After the success of the first reunion tour Richard Lloyd produced this live-in-the-studio album of Rocket From The Tombs classics with the current band.
The album was produced, recorded and mixed by Richard Lloyd in the summer of 2003 at EGB Studios. EGB is Lloyd's project studio based in mid-town Manhattan.
"Rocket Redux is exactly the set list from the live show recorded in the studio. It's supposed to be as if you are at the greatest rehearsal or sound check and you are two inches tall and standing on the singers tongue surrounded by the two lead guitarists."
On the Pere Ubu website, David Thomas, Rocket From The Tombs' front man explains how the studio recording and these additional tour dates evolved out of their summer 2003 tour: "The genesis is as follows. Following the successful June tour we decided to undertake a tour out west to complete a circuit of the country. In order to satisfy a stream of requests after every show, we decided to record the current set of material with the new band and sell it as a concert merchandise only item. Richard Lloyd engineered, produced and mixed the new recordings at his studio over a couple lost weekends. Along the way we got excited about the outcome and decided to release it commercially through our friends at Smog Veil."
Describing the summer 2003 shows, David Fricke, editor at Rolling Stone magazine, wrote, "No on else in American rock, underground or over, in 1974 and '75, was writing and playing songs this hard and graphic about being f**ked over and fighting mad. No one else is doing it now." While Greg Kot from the Chicago Tribune wrote, "Rocket From the Tombs is not just the great lost proto-punk band of the '70s. It's one of the best bands of the 21st Century too." And the Cleveland Scene wrote "After years of anonymity, Rocket From The Tombs has come to represent the match strike for the entire worldwide punk explosion."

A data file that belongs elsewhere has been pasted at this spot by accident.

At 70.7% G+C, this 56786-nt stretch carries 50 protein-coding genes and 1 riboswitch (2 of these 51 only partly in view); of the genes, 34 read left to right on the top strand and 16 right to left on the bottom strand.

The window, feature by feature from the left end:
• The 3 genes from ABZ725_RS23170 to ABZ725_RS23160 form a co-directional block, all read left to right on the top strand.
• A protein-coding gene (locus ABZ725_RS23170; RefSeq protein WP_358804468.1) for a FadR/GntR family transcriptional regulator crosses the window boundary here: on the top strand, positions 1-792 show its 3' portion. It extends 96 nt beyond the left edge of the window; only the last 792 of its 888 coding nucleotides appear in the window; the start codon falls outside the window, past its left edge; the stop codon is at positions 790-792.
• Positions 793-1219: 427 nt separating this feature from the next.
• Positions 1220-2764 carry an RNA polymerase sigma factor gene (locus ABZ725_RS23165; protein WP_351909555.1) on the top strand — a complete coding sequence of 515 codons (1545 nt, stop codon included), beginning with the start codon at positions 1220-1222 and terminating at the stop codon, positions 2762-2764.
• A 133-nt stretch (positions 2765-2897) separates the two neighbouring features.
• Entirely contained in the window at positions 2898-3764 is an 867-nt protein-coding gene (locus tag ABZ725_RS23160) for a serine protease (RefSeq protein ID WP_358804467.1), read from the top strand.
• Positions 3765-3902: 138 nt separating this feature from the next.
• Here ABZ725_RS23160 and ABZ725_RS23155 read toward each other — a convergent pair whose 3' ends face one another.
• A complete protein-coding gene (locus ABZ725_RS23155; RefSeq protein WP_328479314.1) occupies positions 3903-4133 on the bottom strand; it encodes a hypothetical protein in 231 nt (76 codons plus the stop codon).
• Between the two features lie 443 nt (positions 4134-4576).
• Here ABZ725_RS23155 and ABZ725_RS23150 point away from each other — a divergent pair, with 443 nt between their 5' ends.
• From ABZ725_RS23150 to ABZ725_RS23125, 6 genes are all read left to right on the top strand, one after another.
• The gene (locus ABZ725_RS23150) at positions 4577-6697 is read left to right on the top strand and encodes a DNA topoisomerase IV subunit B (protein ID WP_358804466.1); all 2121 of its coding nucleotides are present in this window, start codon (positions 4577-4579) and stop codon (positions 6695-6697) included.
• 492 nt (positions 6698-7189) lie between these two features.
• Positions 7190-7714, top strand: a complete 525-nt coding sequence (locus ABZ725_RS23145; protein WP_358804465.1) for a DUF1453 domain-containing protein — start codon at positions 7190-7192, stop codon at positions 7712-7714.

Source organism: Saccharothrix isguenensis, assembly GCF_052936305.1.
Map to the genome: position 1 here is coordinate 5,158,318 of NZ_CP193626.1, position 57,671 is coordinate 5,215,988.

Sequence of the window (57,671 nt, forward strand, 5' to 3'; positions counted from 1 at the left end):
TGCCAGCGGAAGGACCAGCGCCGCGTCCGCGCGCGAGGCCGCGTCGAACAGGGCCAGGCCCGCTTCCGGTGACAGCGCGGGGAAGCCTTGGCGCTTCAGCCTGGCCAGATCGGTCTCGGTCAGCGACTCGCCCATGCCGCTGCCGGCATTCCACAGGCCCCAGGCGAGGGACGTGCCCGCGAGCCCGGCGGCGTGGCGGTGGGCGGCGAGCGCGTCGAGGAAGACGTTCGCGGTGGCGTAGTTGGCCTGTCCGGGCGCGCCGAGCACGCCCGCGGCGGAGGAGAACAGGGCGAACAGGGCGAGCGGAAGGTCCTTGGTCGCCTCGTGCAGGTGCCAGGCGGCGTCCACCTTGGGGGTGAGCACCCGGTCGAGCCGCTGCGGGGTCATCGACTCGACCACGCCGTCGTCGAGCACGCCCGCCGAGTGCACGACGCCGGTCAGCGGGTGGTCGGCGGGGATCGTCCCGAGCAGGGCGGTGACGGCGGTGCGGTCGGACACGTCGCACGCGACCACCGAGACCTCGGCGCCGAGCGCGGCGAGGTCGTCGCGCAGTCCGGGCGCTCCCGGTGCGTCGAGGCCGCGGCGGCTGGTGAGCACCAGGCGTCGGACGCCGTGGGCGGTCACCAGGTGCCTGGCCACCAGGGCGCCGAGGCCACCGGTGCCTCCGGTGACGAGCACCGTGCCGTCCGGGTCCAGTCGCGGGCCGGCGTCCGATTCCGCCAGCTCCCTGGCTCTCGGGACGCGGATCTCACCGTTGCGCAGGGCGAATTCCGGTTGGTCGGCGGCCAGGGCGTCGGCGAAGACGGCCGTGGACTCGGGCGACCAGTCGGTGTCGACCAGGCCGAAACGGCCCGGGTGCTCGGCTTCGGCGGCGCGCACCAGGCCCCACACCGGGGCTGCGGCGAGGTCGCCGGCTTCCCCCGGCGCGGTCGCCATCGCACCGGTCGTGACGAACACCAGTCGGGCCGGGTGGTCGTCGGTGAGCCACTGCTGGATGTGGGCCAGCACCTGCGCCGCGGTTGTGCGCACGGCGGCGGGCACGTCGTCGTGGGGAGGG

Alan Downes, Logo
"The havoc unleashed here is fiery, passionate and irreverent."
Daniel Lukes, Kerrang!
"A darkness reminiscent of The Melvins."
Q - 4 Star
Jason Gross, Mojo, Feb 2004
"Though their membership spawned both the Dead Boys and Pere Ubu and their tunes became covers for Guns n'Roses and Living Colour, only the mid 70's cognoscenti knew of these Ohio renegades at the time, but following 2002's The Day The Earth Met The... (a composite of demos and live takes) and a recent reunion tour, the band decided to finally take RFTT inside a recording studio. Though lacking both historical significance and late guitarist/mastermind Peter Laughner, the already-strong material is actually improved by both better audio and newcomers Steve Mehlman (Pere Ubu) and nimble-fingered Television guitarist, Richard Lloyd. Vocal's by Ubu leader, David Thomas, add an element of theatrics to the proceedings with an arsenal of howls, yelps and bizarre crooning. And while 30 Seconds Over Tokyo isn't as gripping as it once was, they tear through What Love Is, Muckraker and Life Stinks like the hungry young band they once were."